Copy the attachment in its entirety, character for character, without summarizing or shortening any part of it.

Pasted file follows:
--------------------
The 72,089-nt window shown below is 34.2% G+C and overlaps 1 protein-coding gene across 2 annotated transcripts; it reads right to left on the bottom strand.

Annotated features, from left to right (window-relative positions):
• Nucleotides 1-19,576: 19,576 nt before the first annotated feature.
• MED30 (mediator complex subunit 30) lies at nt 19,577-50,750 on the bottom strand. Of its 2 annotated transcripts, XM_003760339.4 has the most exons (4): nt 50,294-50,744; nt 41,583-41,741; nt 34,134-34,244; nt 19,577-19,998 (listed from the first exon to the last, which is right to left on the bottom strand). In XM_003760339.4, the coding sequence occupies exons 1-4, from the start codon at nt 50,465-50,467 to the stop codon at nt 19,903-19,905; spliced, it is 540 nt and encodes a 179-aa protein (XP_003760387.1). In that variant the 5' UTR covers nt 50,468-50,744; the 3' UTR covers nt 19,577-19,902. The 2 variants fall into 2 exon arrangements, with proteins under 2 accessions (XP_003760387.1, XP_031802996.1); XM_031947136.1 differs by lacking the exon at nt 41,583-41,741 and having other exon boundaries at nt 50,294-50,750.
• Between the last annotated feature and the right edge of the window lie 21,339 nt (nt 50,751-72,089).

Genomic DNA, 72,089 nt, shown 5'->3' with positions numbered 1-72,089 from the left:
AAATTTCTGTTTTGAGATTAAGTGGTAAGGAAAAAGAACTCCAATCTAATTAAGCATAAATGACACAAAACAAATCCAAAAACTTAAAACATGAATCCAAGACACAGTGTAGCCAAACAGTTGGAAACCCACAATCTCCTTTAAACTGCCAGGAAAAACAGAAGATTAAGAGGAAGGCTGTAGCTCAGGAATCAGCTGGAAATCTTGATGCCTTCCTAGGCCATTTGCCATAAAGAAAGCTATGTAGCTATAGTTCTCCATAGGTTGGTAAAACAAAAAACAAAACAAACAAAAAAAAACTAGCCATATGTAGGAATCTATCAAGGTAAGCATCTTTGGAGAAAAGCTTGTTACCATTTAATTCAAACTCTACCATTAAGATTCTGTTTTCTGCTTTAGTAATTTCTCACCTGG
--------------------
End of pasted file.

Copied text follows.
The 72,089-nt window shown below is 34.2% G+C and overlaps 1 protein-coding gene across 2 annotated transcripts; it reads right to left on the bottom strand.

Annotated features, from left to right (window-relative positions):
• Nucleotides 1-19,576: 19,576 nt before the first annotated feature.
• MED30 (mediator complex subunit 30) lies at nt 19,577-50,750 on the bottom strand. Of its 2 annotated transcripts, XM_003760339.4 has the most exons (4): nt 50,294-50,744; nt 41,583-41,741; nt 34,134-34,244; nt 19,577-19,998 (listed from the first exon to the last, which is right to left on the bottom strand). In XM_003760339.4, the coding sequence occupies exons 1-4, from the start codon at nt 50,465-50,467 to the stop codon at nt 19,903-19,905; spliced, it is 540 nt and encodes a 179-aa protein (XP_003760387.1). In that variant the 5' UTR covers nt 50,468-50,744; the 3' UTR covers nt 19,577-19,902. The 2 variants fall into 2 exon arrangements, with proteins under 2 accessions (XP_003760387.1, XP_031802996.1); XM_031947136.1 differs by lacking the exon at nt 41,583-41,741 and having other exon boundaries at nt 50,294-50,750.
• Between the last annotated feature and the right edge of the window lie 21,339 nt (nt 50,751-72,089).

Genomic DNA, 72,089 nt, shown 5'->3' with positions numbered 1-72,089 from the left:
AAATTTCTGTTTTGAGATTAAGTGGTAAGGAAAAAGAACTCCAATCTAATTAAGCATAAATGACACAAAACAAATCCAAAAACTTAAAACATGAATCCAAGACACAGTGTAGCCAAACAGTTGGAAACCCACAATCTCCTTTAAACTGCCAGGAAAAACAGAAGATTAAGAGGAAGGCTGTAGCTCAGGAATCAGCTGGAAATCTTGATGCCTTCCTAGGCCATTTGCCATAAAGAAAGCTATGTAGCTATAGTTCTCCATAGGTTGGTAAAACAAAAAACAAAACAAACAAAAAAAAACTAGCCATATGTAGGAATCTATCAAGGTAAGCATCTTTGGAGAAAAGCTTGTTACCATTTAATTCAAACTCTACCATTAAGATTCTGTTTTCTGCTTTAGTAATTTCTCACCTGG